On October 21, 2015, the Hon. L.R. Jones, J.S.C., a family court judge in Ocean County issued an opinion that was approved for publication this week in the matter of Fichter-v-Fichter. Judge Jones addressed the question of whether a parent already paying child support pursuant to those Guidelines also has to pay an additional amount for child support of a new licensed unemancipated teenage driver.
In this case the parties divorced in 2011. They shared joint legal custody of a 17 year old son and 13 year old daughter, both of whom lived primarily with their mother. The child support guidelines worksheet was attached to their marital settlement agreement, which required the father to pay $303 per week in child support to the mother on behalf of the two children. The settlement agreement also stated that the parties would share in the cost of their son’s automobile insurance. Their son drove a 2005 used Volvo owned technically by the mother, who drove a newer Volvo. The parties’ agreement was silent on the payment of car insurance for the parties’ daughter at the time that she would become a licensed driver. After the son became emancipated, the father’s child support obligation was reduced to $213 per week. In this post-judgment application, the mother sought the father’s contribution to the daughter’s $854 annual automobile insurance to be paid in addition to his $213 per week child support obligation. In response to the mother’s application, the father did not agree or disagree to the request, did not pay anything additional towards the car insurance, and filed no reply to the application.
Judge Jones found that he could require an additional contribution to an unemancipated child’s automobile insurance to be paid in addition to child support awarded pursuant to the Child Support Guidelines. He noted that the September, 2013 amendments to the Child Support Guidelines contained new language that addressed in general terms an add on expense for a parent supplying a child with a car, but the new language did not state whether the cost of car insurance was an appropriate add on to the child support guidelines support. The court examined the Supreme Court Practice Committee’s report which indicated that the Committee had discussed but not reached a conclusion about whether to distinguish the cost of insurance from the cost of the car itself. The judge thus noted the ambiguity of this new amendment to the Child Support Guidelines and the lack of legal precedence to interpret this language.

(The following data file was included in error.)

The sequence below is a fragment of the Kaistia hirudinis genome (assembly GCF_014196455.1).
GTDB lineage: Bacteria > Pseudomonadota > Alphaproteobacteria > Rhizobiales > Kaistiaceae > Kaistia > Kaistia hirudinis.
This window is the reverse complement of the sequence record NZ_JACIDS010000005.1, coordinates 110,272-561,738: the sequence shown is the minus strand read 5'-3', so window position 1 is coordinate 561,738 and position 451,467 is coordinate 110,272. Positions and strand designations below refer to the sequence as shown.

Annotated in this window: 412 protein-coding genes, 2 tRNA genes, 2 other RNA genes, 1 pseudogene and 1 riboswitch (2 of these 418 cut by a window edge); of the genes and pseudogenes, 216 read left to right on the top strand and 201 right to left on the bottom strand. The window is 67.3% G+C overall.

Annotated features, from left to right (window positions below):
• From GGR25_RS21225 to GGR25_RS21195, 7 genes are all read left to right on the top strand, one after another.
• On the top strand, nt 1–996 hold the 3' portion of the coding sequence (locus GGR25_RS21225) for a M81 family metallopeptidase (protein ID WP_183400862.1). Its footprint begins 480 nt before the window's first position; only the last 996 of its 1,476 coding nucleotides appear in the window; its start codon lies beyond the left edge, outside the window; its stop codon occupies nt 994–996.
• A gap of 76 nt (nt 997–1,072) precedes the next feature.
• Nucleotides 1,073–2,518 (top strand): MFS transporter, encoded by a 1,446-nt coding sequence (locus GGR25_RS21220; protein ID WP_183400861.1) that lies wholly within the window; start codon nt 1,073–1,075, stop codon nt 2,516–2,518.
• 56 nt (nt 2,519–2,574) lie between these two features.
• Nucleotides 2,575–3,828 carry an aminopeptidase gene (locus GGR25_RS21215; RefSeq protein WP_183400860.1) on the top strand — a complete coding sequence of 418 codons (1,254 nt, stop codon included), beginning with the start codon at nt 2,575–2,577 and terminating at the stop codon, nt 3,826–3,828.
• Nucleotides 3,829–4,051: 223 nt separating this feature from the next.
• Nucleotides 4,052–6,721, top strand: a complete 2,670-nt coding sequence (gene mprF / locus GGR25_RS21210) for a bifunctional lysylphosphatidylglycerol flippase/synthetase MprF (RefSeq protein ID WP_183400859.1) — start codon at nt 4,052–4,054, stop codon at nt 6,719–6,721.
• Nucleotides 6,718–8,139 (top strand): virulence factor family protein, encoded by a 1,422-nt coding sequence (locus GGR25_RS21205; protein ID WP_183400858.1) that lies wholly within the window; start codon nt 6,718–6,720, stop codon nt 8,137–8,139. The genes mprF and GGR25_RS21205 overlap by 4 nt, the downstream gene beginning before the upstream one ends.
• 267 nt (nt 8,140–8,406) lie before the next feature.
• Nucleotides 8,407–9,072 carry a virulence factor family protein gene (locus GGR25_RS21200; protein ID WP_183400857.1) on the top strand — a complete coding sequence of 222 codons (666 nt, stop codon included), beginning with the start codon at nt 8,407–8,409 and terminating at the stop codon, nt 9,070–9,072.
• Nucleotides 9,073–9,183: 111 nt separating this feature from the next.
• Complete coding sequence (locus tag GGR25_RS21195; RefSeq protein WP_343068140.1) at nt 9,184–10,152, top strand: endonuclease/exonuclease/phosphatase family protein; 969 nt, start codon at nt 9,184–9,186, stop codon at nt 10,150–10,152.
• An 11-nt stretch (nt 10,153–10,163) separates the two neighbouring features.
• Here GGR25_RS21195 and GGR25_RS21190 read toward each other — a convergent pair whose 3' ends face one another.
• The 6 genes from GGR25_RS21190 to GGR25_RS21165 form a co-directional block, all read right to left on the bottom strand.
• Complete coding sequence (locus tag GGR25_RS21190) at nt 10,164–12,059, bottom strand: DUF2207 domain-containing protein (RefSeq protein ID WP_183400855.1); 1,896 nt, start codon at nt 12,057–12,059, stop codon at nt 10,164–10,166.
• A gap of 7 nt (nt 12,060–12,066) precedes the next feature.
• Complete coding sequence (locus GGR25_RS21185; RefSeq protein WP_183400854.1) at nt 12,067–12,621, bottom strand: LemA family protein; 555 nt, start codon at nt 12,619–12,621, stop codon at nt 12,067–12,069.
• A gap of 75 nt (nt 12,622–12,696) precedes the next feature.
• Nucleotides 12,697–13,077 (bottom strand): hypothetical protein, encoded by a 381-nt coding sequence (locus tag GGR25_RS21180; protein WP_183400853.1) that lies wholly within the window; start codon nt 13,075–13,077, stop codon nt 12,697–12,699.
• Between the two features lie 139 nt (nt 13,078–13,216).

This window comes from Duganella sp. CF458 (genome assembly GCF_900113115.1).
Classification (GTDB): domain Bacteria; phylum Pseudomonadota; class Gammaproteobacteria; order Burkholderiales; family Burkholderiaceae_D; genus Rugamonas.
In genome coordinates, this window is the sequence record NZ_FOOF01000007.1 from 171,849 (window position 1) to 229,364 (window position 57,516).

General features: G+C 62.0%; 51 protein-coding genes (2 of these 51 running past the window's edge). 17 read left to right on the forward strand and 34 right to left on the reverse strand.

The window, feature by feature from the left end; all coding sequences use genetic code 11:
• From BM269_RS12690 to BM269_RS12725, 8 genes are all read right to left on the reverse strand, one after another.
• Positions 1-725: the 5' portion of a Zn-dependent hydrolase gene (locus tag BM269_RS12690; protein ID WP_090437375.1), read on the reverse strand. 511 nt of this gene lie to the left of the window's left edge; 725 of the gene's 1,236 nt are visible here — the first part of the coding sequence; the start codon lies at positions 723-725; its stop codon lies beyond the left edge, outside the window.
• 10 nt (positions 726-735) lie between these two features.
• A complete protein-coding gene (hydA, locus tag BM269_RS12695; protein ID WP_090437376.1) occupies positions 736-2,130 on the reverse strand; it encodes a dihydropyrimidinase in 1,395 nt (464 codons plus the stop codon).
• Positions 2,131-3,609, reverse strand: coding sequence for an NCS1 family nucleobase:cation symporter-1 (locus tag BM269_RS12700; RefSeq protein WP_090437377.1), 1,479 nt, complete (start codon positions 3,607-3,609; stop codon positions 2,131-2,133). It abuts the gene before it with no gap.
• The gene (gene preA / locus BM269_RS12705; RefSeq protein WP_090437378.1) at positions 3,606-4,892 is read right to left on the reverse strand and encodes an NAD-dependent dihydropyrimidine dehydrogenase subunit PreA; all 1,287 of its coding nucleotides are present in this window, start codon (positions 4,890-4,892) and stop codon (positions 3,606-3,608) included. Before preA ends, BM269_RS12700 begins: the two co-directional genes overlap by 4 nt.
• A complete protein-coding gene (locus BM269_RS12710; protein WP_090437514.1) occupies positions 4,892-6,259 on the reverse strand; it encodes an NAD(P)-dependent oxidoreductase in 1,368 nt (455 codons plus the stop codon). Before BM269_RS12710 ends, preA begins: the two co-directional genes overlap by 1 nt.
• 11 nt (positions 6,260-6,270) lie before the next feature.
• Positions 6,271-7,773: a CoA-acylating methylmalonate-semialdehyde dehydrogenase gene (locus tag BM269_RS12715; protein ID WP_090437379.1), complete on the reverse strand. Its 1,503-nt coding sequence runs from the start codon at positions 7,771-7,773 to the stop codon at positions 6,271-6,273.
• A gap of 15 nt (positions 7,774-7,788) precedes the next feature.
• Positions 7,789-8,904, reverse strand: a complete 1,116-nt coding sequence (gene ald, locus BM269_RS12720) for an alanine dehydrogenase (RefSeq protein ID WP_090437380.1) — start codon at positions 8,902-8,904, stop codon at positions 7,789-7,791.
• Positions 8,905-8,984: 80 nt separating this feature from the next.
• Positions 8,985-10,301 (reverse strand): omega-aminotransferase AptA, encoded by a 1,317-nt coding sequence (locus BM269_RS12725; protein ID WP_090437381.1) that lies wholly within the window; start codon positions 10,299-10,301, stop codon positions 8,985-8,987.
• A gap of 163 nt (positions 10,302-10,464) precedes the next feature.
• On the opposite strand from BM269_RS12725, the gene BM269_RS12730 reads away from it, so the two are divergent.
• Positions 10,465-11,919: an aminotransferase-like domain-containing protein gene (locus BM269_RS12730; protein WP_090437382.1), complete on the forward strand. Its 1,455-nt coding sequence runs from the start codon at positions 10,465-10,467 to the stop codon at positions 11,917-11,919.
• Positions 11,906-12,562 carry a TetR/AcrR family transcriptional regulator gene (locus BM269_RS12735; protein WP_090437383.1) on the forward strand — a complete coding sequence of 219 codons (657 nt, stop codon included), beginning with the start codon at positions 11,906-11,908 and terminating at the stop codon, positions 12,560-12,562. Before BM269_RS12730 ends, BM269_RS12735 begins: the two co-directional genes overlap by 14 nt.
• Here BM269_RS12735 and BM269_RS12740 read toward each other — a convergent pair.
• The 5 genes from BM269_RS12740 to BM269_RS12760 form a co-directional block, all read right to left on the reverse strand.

Judge Jones, therefore, indicated that he had to apply logic, fairness and common sense in applying this provision and, of course, reach a decision to further the best interest of the child at issue. He referred to comment 8 to the Child Support Guidelines which refers to consideration of: “All costs involved with owning or leasing an automobile including monthly installments toward principal cost, finance charges (interest), lease payments, gas and motor oil, insurance, maintenance and repairs.” Comment 8 also states that “the net outlay (purchase price minus the trade-in value) for a the purchase of a vehicle for the child is not included in the guidelines, nor are expenses associated with a motor vehicle purchased or leased for the intended primary use of the child subject to the support order.” Comment 21, however, states that “a motor vehicle purchased or leased for the intended primary use of a child subject to the support order” may be a factor warranting a support adjustment to the child support award. The Supreme Court Family Practice Committee added this provision to clarify that the Child Support Guidelines do not include expenses for a car intended for the primary use by the child. The Committee did not define what “expenses” were included and which were not.
Since Comment 8 contains the word insurance, a literal reading of the Guidelines would to the conclusion that the non-custodial parent has no obligation to contribute to a newly licensed child’s car insurance since it is already part of the Guidelines consideration. This would mean, however, that the custodial parent would inequitably not receive additional child support when a child becomes licensed to drive, which would leave the custodial parent solely to bear that additional insurance cost. The judge also saw no reason to have the cost of a vehicle considered an appropriate add on expense to child support, but not the insurance for the vehicle. Judge Jones further reasoned that not only did he have to examine the best interests of the child, but that the Child Support Guidelines allows a court reasonable discretion to deviate from the Guidelines to reach a just result. He reasoned that automobile insurance is necessary to protect a teenage driver’s health, safety an welfare, and it is also necessary to protect the public at large as an innocent person could be injured by an inexperienced teenage driver. Insurance for a teenage driver may be unaffordable to many custodial parents without contribution from the concustodial parent.
Judge Jones noted that the cost of the daughter’s insurance in this case was reasonable and affordable for a used ten year old vehicle provided to the child if both parents contribute equally.